Stew meat is better than filet mignon, anyways. Way more flavor. Filet mignon and tenderloin are great if you don't have any teeth, but they're horribly overrated cuts. Braised meats rule when done properly. If you want a steak, get the porterhouse or t-bone and you'll have a better time than the guy with the $80 filet mignon. That bone is the best part.
posted by Fnarf at 3:28 PM on May 1, 2012 [3 favorites]


The farther removed we become from our food's production, the more opportunities there are for unscrupulous middlemen to screw us.
posted by Scientist at 3:31 PM on May 1, 2012 [4 favorites]


As one who mostly focused on taking protein apart I'd never even considered that there might be a commercially available enzyme to stick meat together with. So yeah, there's a risk if you're dealing with improperly handled meat (as always) but next Thanksgiving screw the turkey! I'm making ameat Klein's bottle.
posted by Kid Charlemagne at 3:32 PM on May 1, 2012 [4 favorites]


Glued meat is obvious, you know it if you've had it. (It has the consistency of chick nuggets steak) . It is NEVER cooked rare, by health standards. This 'problem' is entirely a media invention.

And even if it was cooked rare the primary problem with it is that it increases the bacterial surface area. So at worst it is still much better than ground beef. Have you ever had a burger done medium well. Congratulations you've exposed your self to considerably more risk.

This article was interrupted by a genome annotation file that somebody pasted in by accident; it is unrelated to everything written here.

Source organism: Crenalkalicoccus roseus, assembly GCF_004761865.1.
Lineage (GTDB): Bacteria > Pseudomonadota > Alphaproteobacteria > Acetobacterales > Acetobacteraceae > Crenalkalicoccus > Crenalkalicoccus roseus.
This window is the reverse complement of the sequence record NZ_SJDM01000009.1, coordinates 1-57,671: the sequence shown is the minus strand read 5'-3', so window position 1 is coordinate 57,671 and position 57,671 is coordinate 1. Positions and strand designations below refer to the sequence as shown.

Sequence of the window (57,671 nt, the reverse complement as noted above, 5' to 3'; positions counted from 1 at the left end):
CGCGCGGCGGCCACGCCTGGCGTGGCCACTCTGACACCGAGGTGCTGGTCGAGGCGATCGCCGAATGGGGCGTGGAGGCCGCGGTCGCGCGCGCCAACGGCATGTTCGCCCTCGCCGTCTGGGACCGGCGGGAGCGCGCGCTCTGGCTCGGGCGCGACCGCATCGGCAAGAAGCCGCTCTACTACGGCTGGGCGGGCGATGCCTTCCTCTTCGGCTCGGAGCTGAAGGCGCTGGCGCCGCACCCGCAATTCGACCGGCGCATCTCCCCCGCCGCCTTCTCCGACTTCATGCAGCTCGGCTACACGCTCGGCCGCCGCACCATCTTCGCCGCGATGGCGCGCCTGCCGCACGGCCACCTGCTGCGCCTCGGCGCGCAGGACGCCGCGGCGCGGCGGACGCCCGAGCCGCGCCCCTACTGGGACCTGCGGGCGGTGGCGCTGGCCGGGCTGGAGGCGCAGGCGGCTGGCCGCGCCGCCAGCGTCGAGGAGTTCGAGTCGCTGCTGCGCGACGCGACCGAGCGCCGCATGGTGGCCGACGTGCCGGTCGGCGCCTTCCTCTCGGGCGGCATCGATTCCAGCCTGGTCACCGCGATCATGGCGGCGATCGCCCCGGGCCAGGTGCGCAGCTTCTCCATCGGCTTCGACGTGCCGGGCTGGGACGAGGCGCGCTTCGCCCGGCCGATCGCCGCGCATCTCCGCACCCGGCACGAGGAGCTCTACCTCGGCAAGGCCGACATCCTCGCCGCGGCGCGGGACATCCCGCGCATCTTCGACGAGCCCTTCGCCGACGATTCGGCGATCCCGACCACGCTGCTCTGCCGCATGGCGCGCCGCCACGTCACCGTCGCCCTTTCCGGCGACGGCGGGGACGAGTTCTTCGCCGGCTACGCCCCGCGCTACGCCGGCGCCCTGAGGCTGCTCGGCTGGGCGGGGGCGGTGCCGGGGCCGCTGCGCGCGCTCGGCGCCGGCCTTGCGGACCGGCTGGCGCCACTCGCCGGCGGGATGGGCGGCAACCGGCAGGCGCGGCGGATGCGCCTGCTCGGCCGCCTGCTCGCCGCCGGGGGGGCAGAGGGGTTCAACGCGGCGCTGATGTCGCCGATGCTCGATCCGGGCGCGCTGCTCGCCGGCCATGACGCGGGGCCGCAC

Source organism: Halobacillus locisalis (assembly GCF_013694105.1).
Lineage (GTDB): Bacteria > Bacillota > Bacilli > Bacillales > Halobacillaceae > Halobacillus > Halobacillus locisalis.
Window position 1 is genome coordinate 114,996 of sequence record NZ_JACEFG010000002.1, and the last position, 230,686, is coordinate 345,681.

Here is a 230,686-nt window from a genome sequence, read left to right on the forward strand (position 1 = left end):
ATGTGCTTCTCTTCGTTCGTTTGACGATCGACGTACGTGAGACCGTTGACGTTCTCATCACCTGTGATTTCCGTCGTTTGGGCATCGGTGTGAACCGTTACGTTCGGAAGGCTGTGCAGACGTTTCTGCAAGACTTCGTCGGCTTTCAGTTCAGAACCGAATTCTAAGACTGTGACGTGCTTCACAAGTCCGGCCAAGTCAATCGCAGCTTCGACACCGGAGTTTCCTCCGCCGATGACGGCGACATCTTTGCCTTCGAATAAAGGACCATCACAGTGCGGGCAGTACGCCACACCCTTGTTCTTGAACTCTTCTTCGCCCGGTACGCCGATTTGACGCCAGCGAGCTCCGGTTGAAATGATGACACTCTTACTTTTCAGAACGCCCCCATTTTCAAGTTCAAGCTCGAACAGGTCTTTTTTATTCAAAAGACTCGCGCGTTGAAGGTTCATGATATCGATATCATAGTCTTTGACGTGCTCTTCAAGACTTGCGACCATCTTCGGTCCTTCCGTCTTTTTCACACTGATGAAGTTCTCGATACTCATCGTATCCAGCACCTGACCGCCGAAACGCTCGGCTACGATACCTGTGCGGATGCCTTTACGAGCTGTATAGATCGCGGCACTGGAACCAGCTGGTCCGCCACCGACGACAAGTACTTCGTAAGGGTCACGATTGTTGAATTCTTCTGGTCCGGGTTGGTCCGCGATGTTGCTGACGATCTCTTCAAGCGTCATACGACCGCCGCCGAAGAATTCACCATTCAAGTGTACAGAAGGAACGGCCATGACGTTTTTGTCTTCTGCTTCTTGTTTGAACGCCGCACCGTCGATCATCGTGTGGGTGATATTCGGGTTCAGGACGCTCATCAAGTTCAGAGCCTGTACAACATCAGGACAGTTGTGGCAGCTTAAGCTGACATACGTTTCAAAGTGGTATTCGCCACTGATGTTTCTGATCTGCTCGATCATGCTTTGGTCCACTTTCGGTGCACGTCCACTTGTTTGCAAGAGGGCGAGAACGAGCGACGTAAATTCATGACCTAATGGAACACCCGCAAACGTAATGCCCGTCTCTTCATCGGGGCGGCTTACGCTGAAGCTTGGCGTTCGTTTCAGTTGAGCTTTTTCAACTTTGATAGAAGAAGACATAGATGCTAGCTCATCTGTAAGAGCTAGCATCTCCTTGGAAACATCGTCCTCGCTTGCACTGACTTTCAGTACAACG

Don't listen to this sensational morning show crap.
posted by darkfred at 3:32 PM on May 1, 2012 [13 favorites]


I use transglutaminase at home. It is great stuff. It, in and of itself, will not harm you - unless you inhale it in powdered form. What WILL harm you is not having a sterile environment or following proper cooking techniques.

This article is hyped up B.S. to sell eyeballs.
posted by Maztec at 3:38 PM on May 1, 2012 [1 favorite]


It is NEVER cooked rare, by health standards.

If restaurants find a "deal" on steaks that offers an even slightly higher profit, they'll take it, and they won't ask too many questions, and they'll only go back to a more expensive product if enough people notice or complain. Neither you nor anyone else can say with authority where these products could end up after manufacture.
posted by hermitosis at 3:38 PM on May 1, 2012 [1 favorite]


This article is hyped up B.S. to sell eyeballs.

So why bother reading it in the first place before commenting, right?

posted by hermitosis at 3:39 PM on May 1, 2012 [1 favorite]